I'm breaking out my P-Mate, because Jonathan Chait and I are engaged in a little pissing match about identity politics. He argued that, in the early days of Bill Clinton's presidency, "the primary mistake was to allow social issues to dominate the agenda" -- namely, gays in the military and appointing a cabinet that "looked like America." I replied that Clinton's missteps on gays in the military and female appointees for attorney general were symptoms of overall problems and disarray in the White House. Yesterday, Chait responded, again blaming the Clinton administration's "mania for diversity":

I further contended in my column that the complaints from minority groups, and the perception that Clinton was scrambling to meet their demands, was the most damaging aspect of all. This, along with "don't ask, don't tell," helped change the primary subject from the economy, where Clinton enjoyed strong majority support, to social issues, where he did not.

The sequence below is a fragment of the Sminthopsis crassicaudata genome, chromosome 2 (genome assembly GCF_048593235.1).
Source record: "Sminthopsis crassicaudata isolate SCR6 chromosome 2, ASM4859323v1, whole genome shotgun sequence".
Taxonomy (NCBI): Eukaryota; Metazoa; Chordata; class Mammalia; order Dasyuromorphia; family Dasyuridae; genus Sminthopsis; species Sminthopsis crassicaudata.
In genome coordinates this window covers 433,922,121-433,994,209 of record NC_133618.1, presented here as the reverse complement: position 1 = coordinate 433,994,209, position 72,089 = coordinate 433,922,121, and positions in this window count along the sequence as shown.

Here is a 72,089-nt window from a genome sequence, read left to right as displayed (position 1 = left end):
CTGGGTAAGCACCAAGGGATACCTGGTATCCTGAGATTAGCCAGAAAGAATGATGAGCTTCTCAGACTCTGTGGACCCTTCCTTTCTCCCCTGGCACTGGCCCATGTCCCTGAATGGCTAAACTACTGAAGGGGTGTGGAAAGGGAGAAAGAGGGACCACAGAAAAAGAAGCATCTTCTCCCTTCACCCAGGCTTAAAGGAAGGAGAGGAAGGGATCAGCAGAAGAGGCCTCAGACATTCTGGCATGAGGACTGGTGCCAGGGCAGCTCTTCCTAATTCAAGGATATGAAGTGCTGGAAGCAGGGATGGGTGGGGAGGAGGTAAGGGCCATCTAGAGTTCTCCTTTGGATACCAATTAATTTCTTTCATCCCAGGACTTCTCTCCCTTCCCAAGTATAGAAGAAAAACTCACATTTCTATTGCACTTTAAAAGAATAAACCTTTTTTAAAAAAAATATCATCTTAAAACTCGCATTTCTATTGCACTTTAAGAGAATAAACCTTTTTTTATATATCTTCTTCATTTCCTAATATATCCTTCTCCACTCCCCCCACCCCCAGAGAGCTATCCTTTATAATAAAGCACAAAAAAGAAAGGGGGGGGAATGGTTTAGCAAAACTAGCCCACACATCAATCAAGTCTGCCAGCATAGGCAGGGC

Clinton promised repeatedly during the campaign to make repealing the ban on gays in the military a top priority -- it wasn't a demand made by gay-rights groups out of nowhere once he was elected. Sure, gay-rights supporters pressured him to act on his campaign pledge. But at the end of the day, Clinton was in control. He could have told them from the outset that he was waiting six months to tackle the issue, until after he had passed major economic initiatives. But he didn't. That was ultimately his choice -- not one made by "identity groups."

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